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Unanimously Wrong:

I now have a new paper up on SSRN on Rumsfeld v. FAIR, the Supreme Court's decision of last March upholding the constititutionality of the Solomon Amendment.

I'd appreciate any constructive comments here or at my law school email address from those who have the time to read the paper.

Tracy Johnson (www):
I just read your article "Unanimously Wrong."

I don't know the case, neither am I a lawyer. I have only this year subscribed to VC (because I know Vladimir and worked on the same computer platform Eugene worked on years past.)

Anyway it is not this review in particular I have a problem with. Since subscribing to VC I have looked at several person's reviews of other cases. In a nutshell my problem is:

1. The review doesn't tell me who won the case.
2. The review doesn't have a summary paragraph saying what the whole thing was about.

My question is: Is this a lawyer thing? Like a "standards and practices" about data redundancy, as though since everyone knows what the case is about and who won, therefore it isn't supposed to be repeated?

Yours,
Woefully Ignorant
8.18.2006 4:55pm
Ubertrout (mail) (www):
The case in question is Rumsfeld v. FAIR. The question (to simplify) was whether a law which denies government funds to universities which do not grant equal access to military recruiters because of the military's policy regarding homosexuals is unconstitutional. It is the kind of thing that most people here kind of take for granted people knowing.
8.18.2006 5:14pm
RBG (mail):
I skimmed the article briefly and hope to read it in its entirety this evening, but my initial impression, unfair though it may be, is this: until you've made a sincere effort to grapple with Grove City and Bob Jones University, I will remain largely unconvinced by attempts to show that FAIR was the constitutional horror show that many activists and academics have made it out to be. You object at one point in the article that the FAIR court was too cavalier and contemptuous of the schools' alleged liberty interests: "With such momentous cultural and legal issues at stake, we needed something more than an opinion that treats the liberty claims almost with contempt." Well, really now. As if that has not been the response of the courts and of most legal academics to the liberty interests set forth by institutions such as Grove City and Bob Jones. Forgive me if I can't help regarding the alleged contempt of the court for a position favored by those same academics with a bit of schadenfreude.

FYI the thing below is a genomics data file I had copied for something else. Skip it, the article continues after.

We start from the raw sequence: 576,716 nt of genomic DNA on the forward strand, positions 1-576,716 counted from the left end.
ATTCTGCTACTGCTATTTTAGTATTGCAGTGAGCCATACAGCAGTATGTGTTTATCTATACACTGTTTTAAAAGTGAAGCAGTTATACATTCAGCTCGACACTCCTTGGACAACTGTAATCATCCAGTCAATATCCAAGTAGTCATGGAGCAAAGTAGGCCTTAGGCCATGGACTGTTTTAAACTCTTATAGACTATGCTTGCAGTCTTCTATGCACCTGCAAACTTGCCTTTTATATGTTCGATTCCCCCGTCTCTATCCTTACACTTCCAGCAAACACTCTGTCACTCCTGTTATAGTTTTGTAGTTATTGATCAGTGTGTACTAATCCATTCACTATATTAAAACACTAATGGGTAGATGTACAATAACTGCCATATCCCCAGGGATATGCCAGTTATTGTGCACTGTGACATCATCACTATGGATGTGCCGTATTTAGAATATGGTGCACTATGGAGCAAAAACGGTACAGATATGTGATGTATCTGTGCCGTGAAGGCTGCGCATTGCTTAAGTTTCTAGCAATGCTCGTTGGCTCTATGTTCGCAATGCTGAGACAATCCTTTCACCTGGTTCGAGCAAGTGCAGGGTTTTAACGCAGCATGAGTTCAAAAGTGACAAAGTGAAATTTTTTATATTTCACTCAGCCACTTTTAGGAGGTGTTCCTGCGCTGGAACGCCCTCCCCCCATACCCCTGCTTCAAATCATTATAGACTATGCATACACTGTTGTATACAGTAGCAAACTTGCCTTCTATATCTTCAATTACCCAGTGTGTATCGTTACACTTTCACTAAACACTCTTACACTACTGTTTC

I would have been happy with the opposite result in FAIR had the Court reversed Grove City and Bob Jones. I am equally happy with the result that the Court actually delivered. I cannot for the life of me understand how anybody with a modicum of intellectual honesty can wish for a contrary result in FAIR while also insisting that the Court leave those other two decisions intact--unless, that is, they unabashedly hold that some forms of speech are more deserving of constitutional protection than others. And if that's their view, I certainly wish they'd be frank about it.
8.18.2006 7:02pm
Bottomfish (mail):
To this nonlawyer, the law schools' banding together and and bringing Rumsfeld vs FAIR before the SC must have had a chilling effect on the freedom of their students and faculty to voice messages in favor of the military policy. The law schools are acting like New Hampshire in compelling motorists to display the state motto. Of course it will immediately be said that the law schools are not government actors. True but given their immense influence, they look like quasi-government actors to me.
8.18.2006 7:55pm
jim:
1) Is this piece going into the next Cato Supreme Court Review book as the SSRN subtitle suggests? While by the end I do find the argument fairly convincing, the style of the paper, especially near the beginning, seems odd as compared with other pieces in that publication. Much initial space is spent without factual assessment of the merits of the case, the developed thesis of the piece is buried, and the tone occasionally seems sarcastic or defensive. I think you can safely drop several things — the discussions of the Justices' motives, the possibility of unanimous decisions being wrong or ill-reasoned, the eliteness of law professors, etc. — without diminishing the argument. Perhaps some material in the conclusion could be moved to the intro.